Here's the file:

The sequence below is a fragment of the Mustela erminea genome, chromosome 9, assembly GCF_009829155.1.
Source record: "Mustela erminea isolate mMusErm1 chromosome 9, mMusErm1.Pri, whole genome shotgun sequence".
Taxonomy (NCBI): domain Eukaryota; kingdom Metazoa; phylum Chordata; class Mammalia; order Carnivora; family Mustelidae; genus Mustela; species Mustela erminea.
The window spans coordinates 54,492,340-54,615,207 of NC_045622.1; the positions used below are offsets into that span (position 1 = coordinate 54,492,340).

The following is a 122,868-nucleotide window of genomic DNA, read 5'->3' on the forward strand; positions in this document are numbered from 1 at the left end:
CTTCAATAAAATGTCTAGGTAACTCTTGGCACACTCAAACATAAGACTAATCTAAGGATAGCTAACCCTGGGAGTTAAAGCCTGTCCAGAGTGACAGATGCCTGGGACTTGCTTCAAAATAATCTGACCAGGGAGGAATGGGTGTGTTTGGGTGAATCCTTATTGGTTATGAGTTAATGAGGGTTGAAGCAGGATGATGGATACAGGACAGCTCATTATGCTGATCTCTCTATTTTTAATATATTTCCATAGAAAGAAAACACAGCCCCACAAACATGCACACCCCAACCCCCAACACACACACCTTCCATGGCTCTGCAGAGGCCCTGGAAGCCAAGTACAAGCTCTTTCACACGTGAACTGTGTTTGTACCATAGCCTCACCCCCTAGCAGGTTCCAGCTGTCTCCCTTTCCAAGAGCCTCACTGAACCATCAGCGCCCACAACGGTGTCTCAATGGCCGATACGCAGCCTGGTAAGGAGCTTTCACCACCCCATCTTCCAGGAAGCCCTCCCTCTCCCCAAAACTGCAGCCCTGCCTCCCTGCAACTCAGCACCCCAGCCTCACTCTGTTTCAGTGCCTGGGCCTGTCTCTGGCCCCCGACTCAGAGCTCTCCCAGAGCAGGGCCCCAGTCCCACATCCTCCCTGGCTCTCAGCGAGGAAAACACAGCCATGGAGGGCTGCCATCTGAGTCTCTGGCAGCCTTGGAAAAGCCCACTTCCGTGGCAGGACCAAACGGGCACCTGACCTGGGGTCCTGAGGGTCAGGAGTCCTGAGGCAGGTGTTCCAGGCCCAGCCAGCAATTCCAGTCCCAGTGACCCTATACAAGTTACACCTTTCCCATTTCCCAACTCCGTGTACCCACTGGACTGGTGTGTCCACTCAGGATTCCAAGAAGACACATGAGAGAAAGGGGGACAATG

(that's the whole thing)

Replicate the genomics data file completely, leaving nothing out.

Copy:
The sequence below is a fragment of the Mustela erminea genome, chromosome 9, assembly GCF_009829155.1.
Source record: "Mustela erminea isolate mMusErm1 chromosome 9, mMusErm1.Pri, whole genome shotgun sequence".
Taxonomy (NCBI): domain Eukaryota; kingdom Metazoa; phylum Chordata; class Mammalia; order Carnivora; family Mustelidae; genus Mustela; species Mustela erminea.
The window spans coordinates 54,492,340-54,615,207 of NC_045622.1; the positions used below are offsets into that span (position 1 = coordinate 54,492,340).

The following is a 122,868-nucleotide window of genomic DNA, read 5'->3' on the forward strand; positions in this document are numbered from 1 at the left end:
CTTCAATAAAATGTCTAGGTAACTCTTGGCACACTCAAACATAAGACTAATCTAAGGATAGCTAACCCTGGGAGTTAAAGCCTGTCCAGAGTGACAGATGCCTGGGACTTGCTTCAAAATAATCTGACCAGGGAGGAATGGGTGTGTTTGGGTGAATCCTTATTGGTTATGAGTTAATGAGGGTTGAAGCAGGATGATGGATACAGGACAGCTCATTATGCTGATCTCTCTATTTTTAATATATTTCCATAGAAAGAAAACACAGCCCCACAAACATGCACACCCCAACCCCCAACACACACACCTTCCATGGCTCTGCAGAGGCCCTGGAAGCCAAGTACAAGCTCTTTCACACGTGAACTGTGTTTGTACCATAGCCTCACCCCCTAGCAGGTTCCAGCTGTCTCCCTTTCCAAGAGCCTCACTGAACCATCAGCGCCCACAACGGTGTCTCAATGGCCGATACGCAGCCTGGTAAGGAGCTTTCACCACCCCATCTTCCAGGAAGCCCTCCCTCTCCCCAAAACTGCAGCCCTGCCTCCCTGCAACTCAGCACCCCAGCCTCACTCTGTTTCAGTGCCTGGGCCTGTCTCTGGCCCCCGACTCAGAGCTCTCCCAGAGCAGGGCCCCAGTCCCACATCCTCCCTGGCTCTCAGCGAGGAAAACACAGCCATGGAGGGCTGCCATCTGAGTCTCTGGCAGCCTTGGAAAAGCCCACTTCCGTGGCAGGACCAAACGGGCACCTGACCTGGGGTCCTGAGGGTCAGGAGTCCTGAGGCAGGTGTTCCAGGCCCAGCCAGCAATTCCAGTCCCAGTGACCCTATACAAGTTACACCTTTCCCATTTCCCAACTCCGTGTACCCACTGGACTGGTGTGTCCACTCAGGATTCCAAGAAGACACATGAGAGAAAGGGGGACAATG